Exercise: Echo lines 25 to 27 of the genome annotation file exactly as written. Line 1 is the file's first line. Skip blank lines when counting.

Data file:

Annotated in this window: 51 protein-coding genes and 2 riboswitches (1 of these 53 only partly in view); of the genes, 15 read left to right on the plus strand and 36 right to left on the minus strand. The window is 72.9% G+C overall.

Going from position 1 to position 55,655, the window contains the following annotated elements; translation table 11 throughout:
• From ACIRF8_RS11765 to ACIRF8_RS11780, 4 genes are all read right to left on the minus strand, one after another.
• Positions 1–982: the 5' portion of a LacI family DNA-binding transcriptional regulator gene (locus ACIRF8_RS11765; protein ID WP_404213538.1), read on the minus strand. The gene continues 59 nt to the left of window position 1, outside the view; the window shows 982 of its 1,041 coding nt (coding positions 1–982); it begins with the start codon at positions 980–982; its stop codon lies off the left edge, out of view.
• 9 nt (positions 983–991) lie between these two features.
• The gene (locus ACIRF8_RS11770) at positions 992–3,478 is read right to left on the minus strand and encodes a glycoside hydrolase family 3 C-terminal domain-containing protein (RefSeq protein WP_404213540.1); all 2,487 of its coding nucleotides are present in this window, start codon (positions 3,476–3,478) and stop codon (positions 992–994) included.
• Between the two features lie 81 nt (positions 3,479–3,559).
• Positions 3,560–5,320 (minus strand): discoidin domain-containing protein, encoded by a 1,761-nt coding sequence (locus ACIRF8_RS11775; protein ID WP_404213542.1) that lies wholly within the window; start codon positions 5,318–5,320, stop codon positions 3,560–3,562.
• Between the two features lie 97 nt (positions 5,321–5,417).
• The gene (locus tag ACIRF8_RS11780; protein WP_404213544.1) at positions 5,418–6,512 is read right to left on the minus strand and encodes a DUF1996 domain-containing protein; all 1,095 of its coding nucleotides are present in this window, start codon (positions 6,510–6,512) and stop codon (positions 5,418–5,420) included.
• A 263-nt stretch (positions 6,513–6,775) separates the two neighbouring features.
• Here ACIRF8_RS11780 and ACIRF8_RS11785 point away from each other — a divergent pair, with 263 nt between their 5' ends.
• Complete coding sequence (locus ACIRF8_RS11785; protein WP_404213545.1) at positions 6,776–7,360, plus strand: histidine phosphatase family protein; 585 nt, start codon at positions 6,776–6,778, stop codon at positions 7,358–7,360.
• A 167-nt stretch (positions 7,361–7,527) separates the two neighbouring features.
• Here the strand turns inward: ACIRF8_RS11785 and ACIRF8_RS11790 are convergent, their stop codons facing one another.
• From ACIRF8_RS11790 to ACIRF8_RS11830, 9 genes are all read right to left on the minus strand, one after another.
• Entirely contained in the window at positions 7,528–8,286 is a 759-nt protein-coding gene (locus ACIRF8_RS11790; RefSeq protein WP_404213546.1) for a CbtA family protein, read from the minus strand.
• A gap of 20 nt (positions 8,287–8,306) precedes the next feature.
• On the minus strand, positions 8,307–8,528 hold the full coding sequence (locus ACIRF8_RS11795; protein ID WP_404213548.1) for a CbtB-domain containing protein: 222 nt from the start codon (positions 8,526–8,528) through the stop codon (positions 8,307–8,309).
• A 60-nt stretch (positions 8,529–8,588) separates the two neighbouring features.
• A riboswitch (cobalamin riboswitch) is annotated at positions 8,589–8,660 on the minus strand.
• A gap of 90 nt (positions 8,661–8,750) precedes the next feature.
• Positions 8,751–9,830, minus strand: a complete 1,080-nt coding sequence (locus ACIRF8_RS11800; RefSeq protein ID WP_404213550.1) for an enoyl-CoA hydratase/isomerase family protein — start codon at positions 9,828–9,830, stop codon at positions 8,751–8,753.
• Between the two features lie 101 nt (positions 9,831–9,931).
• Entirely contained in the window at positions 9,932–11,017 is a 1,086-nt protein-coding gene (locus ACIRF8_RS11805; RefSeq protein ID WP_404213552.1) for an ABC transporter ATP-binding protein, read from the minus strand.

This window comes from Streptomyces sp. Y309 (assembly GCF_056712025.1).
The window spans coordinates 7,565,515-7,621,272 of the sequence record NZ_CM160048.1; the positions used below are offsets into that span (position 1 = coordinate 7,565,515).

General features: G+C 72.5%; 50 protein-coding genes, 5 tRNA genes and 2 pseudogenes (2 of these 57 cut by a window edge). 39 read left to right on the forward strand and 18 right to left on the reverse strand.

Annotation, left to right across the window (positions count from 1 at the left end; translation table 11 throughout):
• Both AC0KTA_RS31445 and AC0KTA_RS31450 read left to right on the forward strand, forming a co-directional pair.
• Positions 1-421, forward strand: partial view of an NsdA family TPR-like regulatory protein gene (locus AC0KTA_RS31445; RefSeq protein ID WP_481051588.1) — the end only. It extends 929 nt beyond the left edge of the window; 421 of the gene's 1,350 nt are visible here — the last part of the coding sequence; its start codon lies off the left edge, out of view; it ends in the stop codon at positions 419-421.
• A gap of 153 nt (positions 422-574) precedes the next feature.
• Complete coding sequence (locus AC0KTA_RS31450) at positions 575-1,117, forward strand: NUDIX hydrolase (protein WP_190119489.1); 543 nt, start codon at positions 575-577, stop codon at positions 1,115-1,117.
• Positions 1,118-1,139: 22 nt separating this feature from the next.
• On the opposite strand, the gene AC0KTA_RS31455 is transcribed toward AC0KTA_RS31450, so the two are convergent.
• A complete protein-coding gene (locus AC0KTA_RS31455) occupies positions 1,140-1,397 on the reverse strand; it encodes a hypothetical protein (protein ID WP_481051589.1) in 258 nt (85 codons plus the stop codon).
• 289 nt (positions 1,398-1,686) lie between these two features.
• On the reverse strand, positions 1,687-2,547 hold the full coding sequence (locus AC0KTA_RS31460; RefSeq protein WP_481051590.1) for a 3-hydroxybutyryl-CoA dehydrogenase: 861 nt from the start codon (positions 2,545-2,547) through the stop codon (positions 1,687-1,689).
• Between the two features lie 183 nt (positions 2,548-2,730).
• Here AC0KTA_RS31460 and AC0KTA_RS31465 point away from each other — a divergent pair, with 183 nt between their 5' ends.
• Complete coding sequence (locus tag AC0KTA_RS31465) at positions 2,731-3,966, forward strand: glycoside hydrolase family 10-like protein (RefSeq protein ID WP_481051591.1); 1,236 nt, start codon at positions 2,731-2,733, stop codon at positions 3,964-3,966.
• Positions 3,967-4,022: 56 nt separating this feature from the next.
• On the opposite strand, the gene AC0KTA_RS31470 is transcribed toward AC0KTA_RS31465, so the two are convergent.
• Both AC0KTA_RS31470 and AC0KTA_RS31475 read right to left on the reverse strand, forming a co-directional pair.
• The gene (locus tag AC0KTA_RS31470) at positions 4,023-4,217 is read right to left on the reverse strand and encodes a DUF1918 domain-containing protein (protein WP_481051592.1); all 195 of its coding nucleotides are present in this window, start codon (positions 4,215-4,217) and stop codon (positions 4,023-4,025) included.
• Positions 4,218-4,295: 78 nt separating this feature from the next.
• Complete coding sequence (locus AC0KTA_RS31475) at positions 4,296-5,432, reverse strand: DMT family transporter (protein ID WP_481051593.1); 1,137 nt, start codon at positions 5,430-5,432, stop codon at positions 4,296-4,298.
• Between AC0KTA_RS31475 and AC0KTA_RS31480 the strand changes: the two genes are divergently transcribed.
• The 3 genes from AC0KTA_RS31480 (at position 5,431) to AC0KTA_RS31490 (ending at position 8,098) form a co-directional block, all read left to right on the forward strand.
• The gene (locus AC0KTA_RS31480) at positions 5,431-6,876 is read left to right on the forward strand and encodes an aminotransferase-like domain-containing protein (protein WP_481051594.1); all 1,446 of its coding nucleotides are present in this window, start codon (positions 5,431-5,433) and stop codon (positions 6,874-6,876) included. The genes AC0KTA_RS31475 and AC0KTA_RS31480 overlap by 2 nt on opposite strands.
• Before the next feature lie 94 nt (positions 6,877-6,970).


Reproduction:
• Entirely contained in the window at positions 9,932–11,017 is a 1,086-nt protein-coding gene (locus ACIRF8_RS11805; RefSeq protein ID WP_404213552.1) for an ABC transporter ATP-binding protein, read from the minus strand.

This window comes from Streptomyces sp. Y309 (assembly GCF_056712025.1).
The window spans coordinates 7,565,515-7,621,272 of the sequence record NZ_CM160048.1; the positions used below are offsets into that span (position 1 = coordinate 7,565,515).